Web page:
The work published at the launch of PLoS ONE is impressive in its own right, but the power of this project really lies in what happens after publication. In almost all other journals, publication of a research paper is a full stop. The next significant step forward will be the publication of another paper following on from the previous work. But in PLoS ONE, as soon as an article is published, a conversation between authors and readers can begin. There might be a question about a method that is described in the article, a link to another useful work or resource that can be added, or an alternative interpretation that can be offered for some of the results. In each case, readers and authors can respond to the addition, and everyone else can benefit from the resulting dialogue. The possibilities are without limit, and the applications of this technology will no doubt hold some surprises.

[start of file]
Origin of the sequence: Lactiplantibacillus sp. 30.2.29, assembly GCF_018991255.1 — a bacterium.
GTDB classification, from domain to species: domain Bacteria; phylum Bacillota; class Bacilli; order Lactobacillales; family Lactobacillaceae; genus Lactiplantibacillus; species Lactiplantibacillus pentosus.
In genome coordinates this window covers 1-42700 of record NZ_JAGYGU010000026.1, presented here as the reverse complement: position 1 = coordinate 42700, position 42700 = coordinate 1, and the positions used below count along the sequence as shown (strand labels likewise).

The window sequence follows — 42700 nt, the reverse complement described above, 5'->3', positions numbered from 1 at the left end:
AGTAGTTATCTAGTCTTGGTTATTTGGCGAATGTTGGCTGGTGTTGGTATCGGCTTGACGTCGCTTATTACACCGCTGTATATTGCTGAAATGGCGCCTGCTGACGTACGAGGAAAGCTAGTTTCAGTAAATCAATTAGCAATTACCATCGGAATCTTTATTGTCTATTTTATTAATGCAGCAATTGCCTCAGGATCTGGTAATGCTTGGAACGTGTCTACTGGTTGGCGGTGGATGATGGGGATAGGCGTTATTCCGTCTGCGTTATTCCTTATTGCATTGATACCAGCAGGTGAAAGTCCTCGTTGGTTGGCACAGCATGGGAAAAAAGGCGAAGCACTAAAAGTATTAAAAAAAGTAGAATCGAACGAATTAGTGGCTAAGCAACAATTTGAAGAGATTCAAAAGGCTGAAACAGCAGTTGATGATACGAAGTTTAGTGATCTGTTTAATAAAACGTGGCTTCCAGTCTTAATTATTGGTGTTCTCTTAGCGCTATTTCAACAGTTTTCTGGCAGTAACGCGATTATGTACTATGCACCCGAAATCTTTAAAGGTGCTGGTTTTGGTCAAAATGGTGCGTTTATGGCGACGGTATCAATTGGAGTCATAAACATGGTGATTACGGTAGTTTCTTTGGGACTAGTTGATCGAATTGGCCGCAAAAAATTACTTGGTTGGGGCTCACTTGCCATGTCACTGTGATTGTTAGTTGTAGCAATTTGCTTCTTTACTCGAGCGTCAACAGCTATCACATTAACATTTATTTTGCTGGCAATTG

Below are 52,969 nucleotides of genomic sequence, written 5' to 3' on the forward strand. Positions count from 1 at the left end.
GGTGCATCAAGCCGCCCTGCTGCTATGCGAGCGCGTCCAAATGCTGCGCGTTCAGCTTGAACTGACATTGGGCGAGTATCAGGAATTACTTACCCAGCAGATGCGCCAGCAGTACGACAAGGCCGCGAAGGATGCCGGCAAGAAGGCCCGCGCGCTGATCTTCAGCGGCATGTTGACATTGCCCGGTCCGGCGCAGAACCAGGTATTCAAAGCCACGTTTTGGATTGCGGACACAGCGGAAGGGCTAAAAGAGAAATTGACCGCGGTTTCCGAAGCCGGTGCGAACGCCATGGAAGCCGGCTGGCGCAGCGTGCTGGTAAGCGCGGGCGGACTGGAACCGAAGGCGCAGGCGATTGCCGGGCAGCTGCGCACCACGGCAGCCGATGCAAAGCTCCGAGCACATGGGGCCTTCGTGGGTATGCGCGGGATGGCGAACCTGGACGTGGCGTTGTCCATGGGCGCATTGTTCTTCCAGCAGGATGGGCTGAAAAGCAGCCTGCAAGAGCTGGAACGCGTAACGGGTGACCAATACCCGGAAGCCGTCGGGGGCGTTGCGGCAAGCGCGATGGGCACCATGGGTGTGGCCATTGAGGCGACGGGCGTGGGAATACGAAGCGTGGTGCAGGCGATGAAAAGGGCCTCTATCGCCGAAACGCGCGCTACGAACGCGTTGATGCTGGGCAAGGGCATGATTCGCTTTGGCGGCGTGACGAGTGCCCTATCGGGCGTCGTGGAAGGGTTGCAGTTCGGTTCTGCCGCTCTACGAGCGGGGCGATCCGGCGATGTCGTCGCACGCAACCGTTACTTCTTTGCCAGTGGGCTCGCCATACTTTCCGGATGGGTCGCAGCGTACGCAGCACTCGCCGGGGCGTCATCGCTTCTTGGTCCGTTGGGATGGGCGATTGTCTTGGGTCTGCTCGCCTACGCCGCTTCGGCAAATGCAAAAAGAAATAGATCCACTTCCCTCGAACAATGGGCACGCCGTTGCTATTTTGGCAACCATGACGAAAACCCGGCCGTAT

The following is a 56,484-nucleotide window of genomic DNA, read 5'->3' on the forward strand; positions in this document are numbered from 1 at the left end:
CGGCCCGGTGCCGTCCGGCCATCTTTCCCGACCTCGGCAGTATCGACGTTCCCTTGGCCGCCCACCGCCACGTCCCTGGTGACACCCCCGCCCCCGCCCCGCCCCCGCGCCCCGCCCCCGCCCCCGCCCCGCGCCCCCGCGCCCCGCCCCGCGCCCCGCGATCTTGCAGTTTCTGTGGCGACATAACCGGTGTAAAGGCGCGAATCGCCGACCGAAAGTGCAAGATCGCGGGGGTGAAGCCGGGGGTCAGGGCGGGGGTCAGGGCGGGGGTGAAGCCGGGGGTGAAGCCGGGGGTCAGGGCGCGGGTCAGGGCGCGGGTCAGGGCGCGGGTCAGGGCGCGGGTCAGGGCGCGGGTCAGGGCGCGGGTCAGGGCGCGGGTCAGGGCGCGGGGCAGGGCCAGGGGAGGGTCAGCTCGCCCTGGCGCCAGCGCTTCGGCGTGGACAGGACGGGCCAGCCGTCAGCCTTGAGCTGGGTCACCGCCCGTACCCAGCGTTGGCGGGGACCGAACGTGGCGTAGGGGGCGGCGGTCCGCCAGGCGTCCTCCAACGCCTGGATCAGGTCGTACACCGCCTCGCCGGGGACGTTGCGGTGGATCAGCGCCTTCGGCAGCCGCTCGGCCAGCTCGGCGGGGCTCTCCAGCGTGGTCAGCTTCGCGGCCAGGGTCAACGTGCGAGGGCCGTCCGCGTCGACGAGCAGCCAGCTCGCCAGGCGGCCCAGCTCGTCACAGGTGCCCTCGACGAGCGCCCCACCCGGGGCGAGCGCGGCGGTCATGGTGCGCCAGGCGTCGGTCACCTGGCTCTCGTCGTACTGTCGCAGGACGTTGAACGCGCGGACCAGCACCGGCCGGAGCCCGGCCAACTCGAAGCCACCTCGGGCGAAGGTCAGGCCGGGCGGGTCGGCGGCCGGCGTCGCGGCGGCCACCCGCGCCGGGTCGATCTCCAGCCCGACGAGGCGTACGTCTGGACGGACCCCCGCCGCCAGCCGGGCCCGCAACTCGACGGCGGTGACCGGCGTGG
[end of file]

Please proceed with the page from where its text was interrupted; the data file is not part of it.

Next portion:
The beta version5 of PLoS ONE that is launched today is a work-in-progress. It is presented in beta because PLoS wishes the community to help shape PLoS ONE, and the underlying publishing platform, into its most valuable form. The software is open source6, and will form the first part of an innovative and flexible publishing system that will be developed over the next two years and will be available to all groups for storing, disseminating, and sharing literature and data.
PLoS ONE will accelerate the pace of scientific research because publication is faster and more interactive than ever before. No longer need there be months of delay between submission and publication. Now there is a way to share not
Source:Public Library of Science